Proud of Toronto? Check out the award nominated book, “The Villages Within.”



The Villages Within,” nominated for the 2011 Toronto Heritage Awards, is an unabashed promotion of the merits of Toronto. Its cover depicts a 1920s photograph from the Toronto Archives, which shows the buildings of the old St. Andrew’s Market, which once existed near Brant and Adelaide Streets. The buildings were demolished in the late 1930s. The view is looking east along Richmond Street West toward Brant Street and Spadina Avenue.

The book contains a detailed history of this historic market, which was first established in 1837. The book also contains walking tours of Queen Street West, the King’s Spadina area, and the Kensington Market.

However, the introductory section of the book is a disrespectful version of Toronto’s history. As the author clearly has a love affair with the city, he feels entitled to “spoof” it’s history without anyone accusing him of being Torontophobic.



Below is a brief excerpt from the introduction of the book.

When I state, “Toronto is a hell of a town,” I utter the words with a sense of awe. However, I am aware that many Canadians would revise this statement and say, “Toronto is hell.” Some of our national cultural gurus declare that complaining about Toronto is the true national sport, far surpassing in popularity baseball, ice hockey, or even “mattress hockey,” in which they consider “high-sticking” an asset. Others state that bitching about Toronto provides the glue that binds our country together. Perhaps there is some truth to these ideas, as I have encountered Torontophobes from the Atlantic coast to the Pacific shores, their numbers exceeding the proliferation of “Tim-bits” strewn across the nation.

Canadians living beyond Toronto’s borders, decry its flat, boring landscape. They are oblivious of its deep river valleys and the heights of the Davenport Road hill that sweeps across the city, providing impressive panoramas of the downtown, huddled around the shores of the lake. Critics proclaim that Toronto’s citizens clog the city-streets in excessive numbers. However, this is usually not a problem, unless it is an extremely hot day and deodorant is in short supply—travelling on the subway is a noticeable exception.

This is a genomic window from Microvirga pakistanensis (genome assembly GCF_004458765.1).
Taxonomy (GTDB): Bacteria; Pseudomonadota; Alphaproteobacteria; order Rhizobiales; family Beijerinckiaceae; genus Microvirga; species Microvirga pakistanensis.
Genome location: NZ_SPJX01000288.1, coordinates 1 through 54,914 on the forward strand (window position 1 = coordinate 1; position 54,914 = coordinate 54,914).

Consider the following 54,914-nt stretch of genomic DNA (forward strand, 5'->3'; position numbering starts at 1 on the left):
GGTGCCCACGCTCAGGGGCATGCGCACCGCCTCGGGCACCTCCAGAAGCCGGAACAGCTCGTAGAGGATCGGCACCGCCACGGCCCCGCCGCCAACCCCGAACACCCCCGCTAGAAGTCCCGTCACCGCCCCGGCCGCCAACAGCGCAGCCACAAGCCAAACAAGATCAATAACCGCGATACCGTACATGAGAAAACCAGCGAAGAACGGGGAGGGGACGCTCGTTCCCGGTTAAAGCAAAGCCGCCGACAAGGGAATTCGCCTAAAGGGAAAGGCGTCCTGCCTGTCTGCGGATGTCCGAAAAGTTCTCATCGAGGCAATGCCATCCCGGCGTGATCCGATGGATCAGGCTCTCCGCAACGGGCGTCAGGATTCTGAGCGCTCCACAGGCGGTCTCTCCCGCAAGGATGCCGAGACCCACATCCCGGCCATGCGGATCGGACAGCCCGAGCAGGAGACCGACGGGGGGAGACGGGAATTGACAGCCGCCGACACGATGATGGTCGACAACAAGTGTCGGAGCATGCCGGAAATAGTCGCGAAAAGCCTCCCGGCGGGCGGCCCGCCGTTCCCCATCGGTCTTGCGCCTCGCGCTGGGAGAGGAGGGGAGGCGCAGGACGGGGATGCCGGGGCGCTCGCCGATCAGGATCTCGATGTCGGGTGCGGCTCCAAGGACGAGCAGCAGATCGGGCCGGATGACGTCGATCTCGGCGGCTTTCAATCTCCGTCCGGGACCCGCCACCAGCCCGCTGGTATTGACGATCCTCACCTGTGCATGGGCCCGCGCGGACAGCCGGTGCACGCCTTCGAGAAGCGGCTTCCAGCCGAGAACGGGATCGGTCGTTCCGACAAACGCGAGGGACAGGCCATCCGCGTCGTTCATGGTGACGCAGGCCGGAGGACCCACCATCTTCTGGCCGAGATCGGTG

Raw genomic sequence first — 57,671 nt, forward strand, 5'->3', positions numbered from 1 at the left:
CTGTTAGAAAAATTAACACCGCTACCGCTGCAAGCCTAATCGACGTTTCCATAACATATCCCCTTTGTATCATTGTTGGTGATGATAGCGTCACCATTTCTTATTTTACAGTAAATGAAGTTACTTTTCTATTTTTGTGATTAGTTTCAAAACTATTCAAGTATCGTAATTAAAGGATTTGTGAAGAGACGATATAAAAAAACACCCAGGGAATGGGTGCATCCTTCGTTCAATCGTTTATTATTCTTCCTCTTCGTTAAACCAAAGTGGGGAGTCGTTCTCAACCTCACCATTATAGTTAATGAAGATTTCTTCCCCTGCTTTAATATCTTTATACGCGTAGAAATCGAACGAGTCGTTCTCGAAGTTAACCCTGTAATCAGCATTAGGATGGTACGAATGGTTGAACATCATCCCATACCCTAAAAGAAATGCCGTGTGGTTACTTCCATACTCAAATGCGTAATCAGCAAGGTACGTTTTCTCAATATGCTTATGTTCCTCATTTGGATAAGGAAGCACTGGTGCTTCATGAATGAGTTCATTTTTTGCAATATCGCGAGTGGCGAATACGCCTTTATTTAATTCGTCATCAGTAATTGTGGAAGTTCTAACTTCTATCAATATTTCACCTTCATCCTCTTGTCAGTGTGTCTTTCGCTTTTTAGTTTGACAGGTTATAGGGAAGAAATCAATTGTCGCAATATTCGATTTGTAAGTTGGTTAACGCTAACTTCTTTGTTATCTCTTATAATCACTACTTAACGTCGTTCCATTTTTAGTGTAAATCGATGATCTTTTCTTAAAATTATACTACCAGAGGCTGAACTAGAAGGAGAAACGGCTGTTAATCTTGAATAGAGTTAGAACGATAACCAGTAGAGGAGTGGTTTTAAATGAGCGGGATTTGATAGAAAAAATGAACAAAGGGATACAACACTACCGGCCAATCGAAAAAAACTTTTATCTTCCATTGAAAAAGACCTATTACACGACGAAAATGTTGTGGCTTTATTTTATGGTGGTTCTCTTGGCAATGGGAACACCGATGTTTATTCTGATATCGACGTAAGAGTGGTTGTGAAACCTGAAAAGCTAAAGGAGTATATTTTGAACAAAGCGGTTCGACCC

Critics claim that Toronto’s crime rates are devastating despite statistics proving it is one of the safest cities in the world. We suspect that the city’s worst crime is claiming the title, “The Nation’s Largest Urban Centre.” I suppose it is human nature to pull down anything that is “at the top.”

Some complain that the litter on the streets of Toronto is knee-deep, and the waterfront is a disgrace. There is too much urban sprawl, and smog is choking everyone to death. They are amazed by the depth of evil that haunts Toronto. What is even more amazing, the majority of the city’s detractors have never even set foot within its precincts. However, they know that Toronto is a loser’s town as they have watched “Hockey Night in Canada.”

Canadians from other provinces, and even those who live in Ontario beyond the boundaries of the GTA, state that Torontonians are completely “urbancentric,” believing that their city is superior to every other place in Canada. In other words, they say, “The residents of Toronto think that their shit doesn’t stink.” If only this were true. Too many Torontonians complaint about the city’s lack of this, that, or the other, constantly demonstrating that they possess very little “urbancentricity.” Others are actually proud of their city, but are reluctant to express it.

Another complaint from Torontophoebes is that the city sucks vast fortunes from the federal government, to the detriment of every other region in Canada. They claim that they are able to hear the sucking noise as Toronto vacuums the cash from Ottawa and empties it into the vaults on Bay Street. However, it is more likely that the noise is the sound of government officials flushing “Toronto-phobic” ideas into the empty spaces between the ears of the members of parliament, as well as susceptible voters in the other regions of Canada. Contrary to well-established scientific principles, in this instance, sound can travel in a vacuum.

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